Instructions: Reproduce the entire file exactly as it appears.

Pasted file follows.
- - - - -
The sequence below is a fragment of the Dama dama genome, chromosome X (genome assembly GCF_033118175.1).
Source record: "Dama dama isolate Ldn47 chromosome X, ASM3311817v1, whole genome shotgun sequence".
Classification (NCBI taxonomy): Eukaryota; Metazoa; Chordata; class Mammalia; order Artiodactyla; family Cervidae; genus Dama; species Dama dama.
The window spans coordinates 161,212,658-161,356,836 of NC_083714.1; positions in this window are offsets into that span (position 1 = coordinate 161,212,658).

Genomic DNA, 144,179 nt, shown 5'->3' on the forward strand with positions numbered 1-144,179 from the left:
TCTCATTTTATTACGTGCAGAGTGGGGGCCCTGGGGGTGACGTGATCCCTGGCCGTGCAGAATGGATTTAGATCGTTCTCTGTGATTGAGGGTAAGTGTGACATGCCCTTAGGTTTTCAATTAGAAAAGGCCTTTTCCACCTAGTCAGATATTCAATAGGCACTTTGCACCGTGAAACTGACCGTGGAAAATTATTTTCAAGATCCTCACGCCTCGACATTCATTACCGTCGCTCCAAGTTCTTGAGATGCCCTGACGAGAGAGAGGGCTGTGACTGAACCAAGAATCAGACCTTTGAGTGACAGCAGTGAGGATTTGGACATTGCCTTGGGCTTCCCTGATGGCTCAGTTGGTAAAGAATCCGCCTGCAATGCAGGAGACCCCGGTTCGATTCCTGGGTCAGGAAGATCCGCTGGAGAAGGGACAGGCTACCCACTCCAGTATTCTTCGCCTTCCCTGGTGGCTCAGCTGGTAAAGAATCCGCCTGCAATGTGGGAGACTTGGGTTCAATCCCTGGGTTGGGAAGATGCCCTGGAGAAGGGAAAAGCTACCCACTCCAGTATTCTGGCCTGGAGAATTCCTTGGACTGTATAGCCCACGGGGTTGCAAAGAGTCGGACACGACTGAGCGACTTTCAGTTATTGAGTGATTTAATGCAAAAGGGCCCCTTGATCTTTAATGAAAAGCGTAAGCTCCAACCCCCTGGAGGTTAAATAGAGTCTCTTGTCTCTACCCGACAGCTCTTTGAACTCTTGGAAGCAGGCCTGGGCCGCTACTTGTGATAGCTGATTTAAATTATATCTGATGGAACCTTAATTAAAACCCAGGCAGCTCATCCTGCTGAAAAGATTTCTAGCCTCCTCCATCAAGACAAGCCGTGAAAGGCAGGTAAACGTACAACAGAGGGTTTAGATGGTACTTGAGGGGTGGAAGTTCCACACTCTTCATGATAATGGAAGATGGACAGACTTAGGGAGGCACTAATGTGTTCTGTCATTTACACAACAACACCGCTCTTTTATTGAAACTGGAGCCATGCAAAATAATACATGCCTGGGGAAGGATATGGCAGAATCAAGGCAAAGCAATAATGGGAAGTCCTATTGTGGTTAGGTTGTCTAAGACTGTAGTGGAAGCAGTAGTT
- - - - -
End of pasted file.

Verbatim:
The sequence below is a fragment of the Dama dama genome, chromosome X (genome assembly GCF_033118175.1).
Source record: "Dama dama isolate Ldn47 chromosome X, ASM3311817v1, whole genome shotgun sequence".
Classification (NCBI taxonomy): Eukaryota; Metazoa; Chordata; class Mammalia; order Artiodactyla; family Cervidae; genus Dama; species Dama dama.
The window spans coordinates 161,212,658-161,356,836 of NC_083714.1; positions in this window are offsets into that span (position 1 = coordinate 161,212,658).

Genomic DNA, 144,179 nt, shown 5'->3' on the forward strand with positions numbered 1-144,179 from the left:
TCTCATTTTATTACGTGCAGAGTGGGGGCCCTGGGGGTGACGTGATCCCTGGCCGTGCAGAATGGATTTAGATCGTTCTCTGTGATTGAGGGTAAGTGTGACATGCCCTTAGGTTTTCAATTAGAAAAGGCCTTTTCCACCTAGTCAGATATTCAATAGGCACTTTGCACCGTGAAACTGACCGTGGAAAATTATTTTCAAGATCCTCACGCCTCGACATTCATTACCGTCGCTCCAAGTTCTTGAGATGCCCTGACGAGAGAGAGGGCTGTGACTGAACCAAGAATCAGACCTTTGAGTGACAGCAGTGAGGATTTGGACATTGCCTTGGGCTTCCCTGATGGCTCAGTTGGTAAAGAATCCGCCTGCAATGCAGGAGACCCCGGTTCGATTCCTGGGTCAGGAAGATCCGCTGGAGAAGGGACAGGCTACCCACTCCAGTATTCTTCGCCTTCCCTGGTGGCTCAGCTGGTAAAGAATCCGCCTGCAATGTGGGAGACTTGGGTTCAATCCCTGGGTTGGGAAGATGCCCTGGAGAAGGGAAAAGCTACCCACTCCAGTATTCTGGCCTGGAGAATTCCTTGGACTGTATAGCCCACGGGGTTGCAAAGAGTCGGACACGACTGAGCGACTTTCAGTTATTGAGTGATTTAATGCAAAAGGGCCCCTTGATCTTTAATGAAAAGCGTAAGCTCCAACCCCCTGGAGGTTAAATAGAGTCTCTTGTCTCTACCCGACAGCTCTTTGAACTCTTGGAAGCAGGCCTGGGCCGCTACTTGTGATAGCTGATTTAAATTATATCTGATGGAACCTTAATTAAAACCCAGGCAGCTCATCCTGCTGAAAAGATTTCTAGCCTCCTCCATCAAGACAAGCCGTGAAAGGCAGGTAAACGTACAACAGAGGGTTTAGATGGTACTTGAGGGGTGGAAGTTCCACACTCTTCATGATAATGGAAGATGGACAGACTTAGGGAGGCACTAATGTGTTCTGTCATTTACACAACAACACCGCTCTTTTATTGAAACTGGAGCCATGCAAAATAATACATGCCTGGGGAAGGATATGGCAGAATCAAGGCAAAGCAATAATGGGAAGTCCTATTGTGGTTAGGTTGTCTAAGACTGTAGTGGAAGCAGTAGTT